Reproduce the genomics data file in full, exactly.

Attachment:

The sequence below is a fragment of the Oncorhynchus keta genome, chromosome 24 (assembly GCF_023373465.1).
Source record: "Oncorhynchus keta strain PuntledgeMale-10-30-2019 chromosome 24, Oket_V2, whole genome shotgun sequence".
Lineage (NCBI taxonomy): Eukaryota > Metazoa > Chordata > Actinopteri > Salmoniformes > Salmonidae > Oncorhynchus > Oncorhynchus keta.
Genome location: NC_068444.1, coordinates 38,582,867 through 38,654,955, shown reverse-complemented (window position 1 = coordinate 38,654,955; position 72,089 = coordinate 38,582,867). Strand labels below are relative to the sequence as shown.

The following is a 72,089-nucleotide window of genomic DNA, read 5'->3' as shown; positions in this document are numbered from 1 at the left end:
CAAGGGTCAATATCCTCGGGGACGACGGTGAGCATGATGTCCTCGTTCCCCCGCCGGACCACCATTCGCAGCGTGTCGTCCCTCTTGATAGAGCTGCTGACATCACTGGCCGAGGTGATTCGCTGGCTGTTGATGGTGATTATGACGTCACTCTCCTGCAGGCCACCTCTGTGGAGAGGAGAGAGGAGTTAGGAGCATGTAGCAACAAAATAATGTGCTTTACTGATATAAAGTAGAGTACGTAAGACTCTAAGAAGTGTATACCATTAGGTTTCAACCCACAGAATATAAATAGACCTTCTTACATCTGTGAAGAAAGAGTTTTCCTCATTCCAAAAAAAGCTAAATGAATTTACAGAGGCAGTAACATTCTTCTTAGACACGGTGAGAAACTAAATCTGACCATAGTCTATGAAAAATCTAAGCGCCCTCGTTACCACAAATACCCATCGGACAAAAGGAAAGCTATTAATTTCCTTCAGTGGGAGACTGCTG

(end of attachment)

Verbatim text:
The sequence below is a fragment of the Oncorhynchus keta genome, chromosome 24 (assembly GCF_023373465.1).
Source record: "Oncorhynchus keta strain PuntledgeMale-10-30-2019 chromosome 24, Oket_V2, whole genome shotgun sequence".
Lineage (NCBI taxonomy): Eukaryota > Metazoa > Chordata > Actinopteri > Salmoniformes > Salmonidae > Oncorhynchus > Oncorhynchus keta.
Genome location: NC_068444.1, coordinates 38,582,867 through 38,654,955, shown reverse-complemented (window position 1 = coordinate 38,654,955; position 72,089 = coordinate 38,582,867). Strand labels below are relative to the sequence as shown.

The following is a 72,089-nucleotide window of genomic DNA, read 5'->3' as shown; positions in this document are numbered from 1 at the left end:
CAAGGGTCAATATCCTCGGGGACGACGGTGAGCATGATGTCCTCGTTCCCCCGCCGGACCACCATTCGCAGCGTGTCGTCCCTCTTGATAGAGCTGCTGACATCACTGGCCGAGGTGATTCGCTGGCTGTTGATGGTGATTATGACGTCACTCTCCTGCAGGCCACCTCTGTGGAGAGGAGAGAGGAGTTAGGAGCATGTAGCAACAAAATAATGTGCTTTACTGATATAAAGTAGAGTACGTAAGACTCTAAGAAGTGTATACCATTAGGTTTCAACCCACAGAATATAAATAGACCTTCTTACATCTGTGAAGAAAGAGTTTTCCTCATTCCAAAAAAAGCTAAATGAATTTACAGAGGCAGTAACATTCTTCTTAGACACGGTGAGAAACTAAATCTGACCATAGTCTATGAAAAATCTAAGCGCCCTCGTTACCACAAATACCCATCGGACAAAAGGAAAGCTATTAATTTCCTTCAGTGGGAGACTGCTG